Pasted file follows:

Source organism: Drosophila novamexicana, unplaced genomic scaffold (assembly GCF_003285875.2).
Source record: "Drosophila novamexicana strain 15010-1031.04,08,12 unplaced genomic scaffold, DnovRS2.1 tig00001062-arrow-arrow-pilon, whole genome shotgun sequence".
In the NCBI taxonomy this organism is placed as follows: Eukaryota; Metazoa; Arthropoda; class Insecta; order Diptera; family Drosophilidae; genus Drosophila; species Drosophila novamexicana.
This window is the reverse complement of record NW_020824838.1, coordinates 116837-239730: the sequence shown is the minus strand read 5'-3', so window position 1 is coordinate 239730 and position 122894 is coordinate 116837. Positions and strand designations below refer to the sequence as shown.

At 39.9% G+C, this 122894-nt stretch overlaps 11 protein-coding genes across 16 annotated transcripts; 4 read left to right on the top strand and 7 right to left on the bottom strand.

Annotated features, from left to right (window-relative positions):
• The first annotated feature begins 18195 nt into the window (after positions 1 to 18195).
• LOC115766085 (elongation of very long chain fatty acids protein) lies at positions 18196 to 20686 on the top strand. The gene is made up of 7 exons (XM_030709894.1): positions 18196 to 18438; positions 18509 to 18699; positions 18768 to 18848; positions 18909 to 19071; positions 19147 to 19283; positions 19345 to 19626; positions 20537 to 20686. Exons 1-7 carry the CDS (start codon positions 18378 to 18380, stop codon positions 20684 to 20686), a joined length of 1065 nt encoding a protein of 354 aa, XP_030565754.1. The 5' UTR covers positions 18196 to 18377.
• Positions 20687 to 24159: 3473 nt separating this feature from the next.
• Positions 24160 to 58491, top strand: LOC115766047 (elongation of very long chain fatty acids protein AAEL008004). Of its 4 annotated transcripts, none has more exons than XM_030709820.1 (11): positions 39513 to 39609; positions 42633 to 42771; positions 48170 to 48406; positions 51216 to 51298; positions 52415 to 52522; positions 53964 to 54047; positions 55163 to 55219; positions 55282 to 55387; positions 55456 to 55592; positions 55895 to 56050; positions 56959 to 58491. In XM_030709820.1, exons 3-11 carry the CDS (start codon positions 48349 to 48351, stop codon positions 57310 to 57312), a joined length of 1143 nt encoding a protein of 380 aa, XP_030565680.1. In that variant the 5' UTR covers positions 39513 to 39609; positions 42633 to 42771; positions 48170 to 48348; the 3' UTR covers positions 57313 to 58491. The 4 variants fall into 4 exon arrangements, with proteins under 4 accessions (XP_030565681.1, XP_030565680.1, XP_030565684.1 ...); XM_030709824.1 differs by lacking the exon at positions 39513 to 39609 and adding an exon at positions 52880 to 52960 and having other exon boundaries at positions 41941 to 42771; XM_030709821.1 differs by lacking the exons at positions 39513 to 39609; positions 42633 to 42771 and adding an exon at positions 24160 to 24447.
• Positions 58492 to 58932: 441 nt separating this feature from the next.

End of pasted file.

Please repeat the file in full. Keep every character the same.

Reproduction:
Source organism: Drosophila novamexicana, unplaced genomic scaffold (assembly GCF_003285875.2).
Source record: "Drosophila novamexicana strain 15010-1031.04,08,12 unplaced genomic scaffold, DnovRS2.1 tig00001062-arrow-arrow-pilon, whole genome shotgun sequence".
In the NCBI taxonomy this organism is placed as follows: Eukaryota; Metazoa; Arthropoda; class Insecta; order Diptera; family Drosophilidae; genus Drosophila; species Drosophila novamexicana.
This window is the reverse complement of record NW_020824838.1, coordinates 116837-239730: the sequence shown is the minus strand read 5'-3', so window position 1 is coordinate 239730 and position 122894 is coordinate 116837. Positions and strand designations below refer to the sequence as shown.

At 39.9% G+C, this 122894-nt stretch overlaps 11 protein-coding genes across 16 annotated transcripts; 4 read left to right on the top strand and 7 right to left on the bottom strand.

Annotated features, from left to right (window-relative positions):
• The first annotated feature begins 18195 nt into the window (after positions 1 to 18195).
• LOC115766085 (elongation of very long chain fatty acids protein) lies at positions 18196 to 20686 on the top strand. The gene is made up of 7 exons (XM_030709894.1): positions 18196 to 18438; positions 18509 to 18699; positions 18768 to 18848; positions 18909 to 19071; positions 19147 to 19283; positions 19345 to 19626; positions 20537 to 20686. Exons 1-7 carry the CDS (start codon positions 18378 to 18380, stop codon positions 20684 to 20686), a joined length of 1065 nt encoding a protein of 354 aa, XP_030565754.1. The 5' UTR covers positions 18196 to 18377.
• Positions 20687 to 24159: 3473 nt separating this feature from the next.
• Positions 24160 to 58491, top strand: LOC115766047 (elongation of very long chain fatty acids protein AAEL008004). Of its 4 annotated transcripts, none has more exons than XM_030709820.1 (11): positions 39513 to 39609; positions 42633 to 42771; positions 48170 to 48406; positions 51216 to 51298; positions 52415 to 52522; positions 53964 to 54047; positions 55163 to 55219; positions 55282 to 55387; positions 55456 to 55592; positions 55895 to 56050; positions 56959 to 58491. In XM_030709820.1, exons 3-11 carry the CDS (start codon positions 48349 to 48351, stop codon positions 57310 to 57312), a joined length of 1143 nt encoding a protein of 380 aa, XP_030565680.1. In that variant the 5' UTR covers positions 39513 to 39609; positions 42633 to 42771; positions 48170 to 48348; the 3' UTR covers positions 57313 to 58491. The 4 variants fall into 4 exon arrangements, with proteins under 4 accessions (XP_030565681.1, XP_030565680.1, XP_030565684.1 ...); XM_030709824.1 differs by lacking the exon at positions 39513 to 39609 and adding an exon at positions 52880 to 52960 and having other exon boundaries at positions 41941 to 42771; XM_030709821.1 differs by lacking the exons at positions 39513 to 39609; positions 42633 to 42771 and adding an exon at positions 24160 to 24447.
• Positions 58492 to 58932: 441 nt separating this feature from the next.